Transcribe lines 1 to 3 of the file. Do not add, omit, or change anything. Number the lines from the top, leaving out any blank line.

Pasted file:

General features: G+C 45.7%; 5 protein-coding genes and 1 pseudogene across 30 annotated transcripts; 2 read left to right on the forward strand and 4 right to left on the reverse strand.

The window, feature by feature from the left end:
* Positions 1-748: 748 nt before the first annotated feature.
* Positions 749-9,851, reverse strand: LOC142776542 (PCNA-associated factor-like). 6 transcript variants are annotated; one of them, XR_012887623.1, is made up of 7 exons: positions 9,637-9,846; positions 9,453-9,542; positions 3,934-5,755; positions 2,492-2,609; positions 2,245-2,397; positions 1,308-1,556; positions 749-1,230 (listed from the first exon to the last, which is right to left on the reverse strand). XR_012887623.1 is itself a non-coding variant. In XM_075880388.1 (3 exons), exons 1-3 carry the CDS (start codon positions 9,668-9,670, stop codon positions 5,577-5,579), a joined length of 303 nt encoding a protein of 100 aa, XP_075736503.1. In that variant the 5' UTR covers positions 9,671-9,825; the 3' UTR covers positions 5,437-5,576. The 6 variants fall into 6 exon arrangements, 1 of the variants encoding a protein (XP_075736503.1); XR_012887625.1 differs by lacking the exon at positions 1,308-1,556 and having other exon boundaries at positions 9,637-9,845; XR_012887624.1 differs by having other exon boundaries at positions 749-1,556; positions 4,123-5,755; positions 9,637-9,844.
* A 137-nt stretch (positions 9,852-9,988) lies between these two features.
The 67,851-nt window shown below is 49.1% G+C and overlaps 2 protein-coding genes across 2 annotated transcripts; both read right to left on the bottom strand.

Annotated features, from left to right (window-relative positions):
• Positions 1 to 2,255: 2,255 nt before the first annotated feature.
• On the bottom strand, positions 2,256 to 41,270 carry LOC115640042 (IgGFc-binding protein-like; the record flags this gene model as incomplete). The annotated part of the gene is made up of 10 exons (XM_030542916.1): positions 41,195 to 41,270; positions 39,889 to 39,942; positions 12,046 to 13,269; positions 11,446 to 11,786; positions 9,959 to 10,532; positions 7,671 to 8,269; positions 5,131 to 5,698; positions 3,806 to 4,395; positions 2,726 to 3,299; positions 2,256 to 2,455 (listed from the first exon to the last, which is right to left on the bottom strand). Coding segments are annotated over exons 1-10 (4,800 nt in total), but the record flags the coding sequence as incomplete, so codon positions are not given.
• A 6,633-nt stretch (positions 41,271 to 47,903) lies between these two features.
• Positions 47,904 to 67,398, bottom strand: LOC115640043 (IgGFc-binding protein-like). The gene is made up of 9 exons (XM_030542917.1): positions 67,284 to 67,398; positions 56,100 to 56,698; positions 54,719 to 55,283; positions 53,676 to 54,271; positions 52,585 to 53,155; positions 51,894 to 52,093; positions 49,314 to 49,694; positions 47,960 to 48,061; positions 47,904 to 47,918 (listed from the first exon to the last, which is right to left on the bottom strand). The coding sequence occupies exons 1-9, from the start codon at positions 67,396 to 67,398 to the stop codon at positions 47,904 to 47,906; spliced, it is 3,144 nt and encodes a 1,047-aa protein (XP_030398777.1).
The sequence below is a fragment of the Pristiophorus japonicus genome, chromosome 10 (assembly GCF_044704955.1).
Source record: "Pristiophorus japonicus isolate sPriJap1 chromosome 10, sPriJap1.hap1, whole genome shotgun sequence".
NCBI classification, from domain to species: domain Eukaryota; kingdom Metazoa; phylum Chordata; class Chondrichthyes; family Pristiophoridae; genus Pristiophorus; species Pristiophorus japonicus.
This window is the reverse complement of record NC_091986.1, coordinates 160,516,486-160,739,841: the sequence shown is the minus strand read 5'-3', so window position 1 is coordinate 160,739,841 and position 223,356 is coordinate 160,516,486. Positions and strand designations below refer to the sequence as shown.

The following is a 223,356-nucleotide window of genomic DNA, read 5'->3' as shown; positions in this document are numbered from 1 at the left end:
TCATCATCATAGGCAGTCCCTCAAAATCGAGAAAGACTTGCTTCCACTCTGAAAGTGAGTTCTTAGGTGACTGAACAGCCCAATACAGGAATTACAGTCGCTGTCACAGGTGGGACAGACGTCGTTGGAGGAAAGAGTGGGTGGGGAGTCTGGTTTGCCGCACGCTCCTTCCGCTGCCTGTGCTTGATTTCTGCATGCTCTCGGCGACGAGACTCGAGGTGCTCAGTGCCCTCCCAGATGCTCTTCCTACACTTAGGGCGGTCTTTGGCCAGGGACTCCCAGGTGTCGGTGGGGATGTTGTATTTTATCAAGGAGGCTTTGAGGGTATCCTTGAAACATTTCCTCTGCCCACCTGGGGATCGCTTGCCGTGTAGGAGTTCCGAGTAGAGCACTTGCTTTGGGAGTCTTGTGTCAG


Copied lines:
General features: G+C 45.7%; 5 protein-coding genes and 1 pseudogene across 30 annotated transcripts; 2 read left to right on the forward strand and 4 right to left on the reverse strand.

The window, feature by feature from the left end:
* Positions 1-748: 748 nt before the first annotated feature.